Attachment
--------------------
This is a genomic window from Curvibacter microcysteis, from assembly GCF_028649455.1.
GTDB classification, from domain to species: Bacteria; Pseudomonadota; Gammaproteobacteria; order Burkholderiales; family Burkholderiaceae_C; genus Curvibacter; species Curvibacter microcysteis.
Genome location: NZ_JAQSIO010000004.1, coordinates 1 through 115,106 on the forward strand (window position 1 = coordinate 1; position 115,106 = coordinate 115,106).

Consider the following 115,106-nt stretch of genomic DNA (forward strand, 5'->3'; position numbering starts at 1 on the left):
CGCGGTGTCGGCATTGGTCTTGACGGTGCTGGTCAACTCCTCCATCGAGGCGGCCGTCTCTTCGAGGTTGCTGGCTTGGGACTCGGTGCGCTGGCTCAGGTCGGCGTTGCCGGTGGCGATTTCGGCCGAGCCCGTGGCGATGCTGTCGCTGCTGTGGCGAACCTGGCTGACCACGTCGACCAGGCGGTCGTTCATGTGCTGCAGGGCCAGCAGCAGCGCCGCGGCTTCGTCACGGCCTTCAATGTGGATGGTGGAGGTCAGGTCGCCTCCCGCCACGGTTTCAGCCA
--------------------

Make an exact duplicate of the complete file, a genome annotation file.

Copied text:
This is a genomic window from Curvibacter microcysteis, from assembly GCF_028649455.1.
GTDB classification, from domain to species: Bacteria; Pseudomonadota; Gammaproteobacteria; order Burkholderiales; family Burkholderiaceae_C; genus Curvibacter; species Curvibacter microcysteis.
Genome location: NZ_JAQSIO010000004.1, coordinates 1 through 115,106 on the forward strand (window position 1 = coordinate 1; position 115,106 = coordinate 115,106).

Consider the following 115,106-nt stretch of genomic DNA (forward strand, 5'->3'; position numbering starts at 1 on the left):
CGCGGTGTCGGCATTGGTCTTGACGGTGCTGGTCAACTCCTCCATCGAGGCGGCCGTCTCTTCGAGGTTGCTGGCTTGGGACTCGGTGCGCTGGCTCAGGTCGGCGTTGCCGGTGGCGATTTCGGCCGAGCCCGTGGCGATGCTGTCGCTGCTGTGGCGAACCTGGCTGACCACGTCGACCAGGCGGTCGTTCATGTGCTGCAGGGCCAGCAGCAGCGCCGCGGCTTCGTCACGGCCTTCAATGTGGATGGTGGAGGTCAGGTCGCCTCCCGCCACGGTTTCAGCCA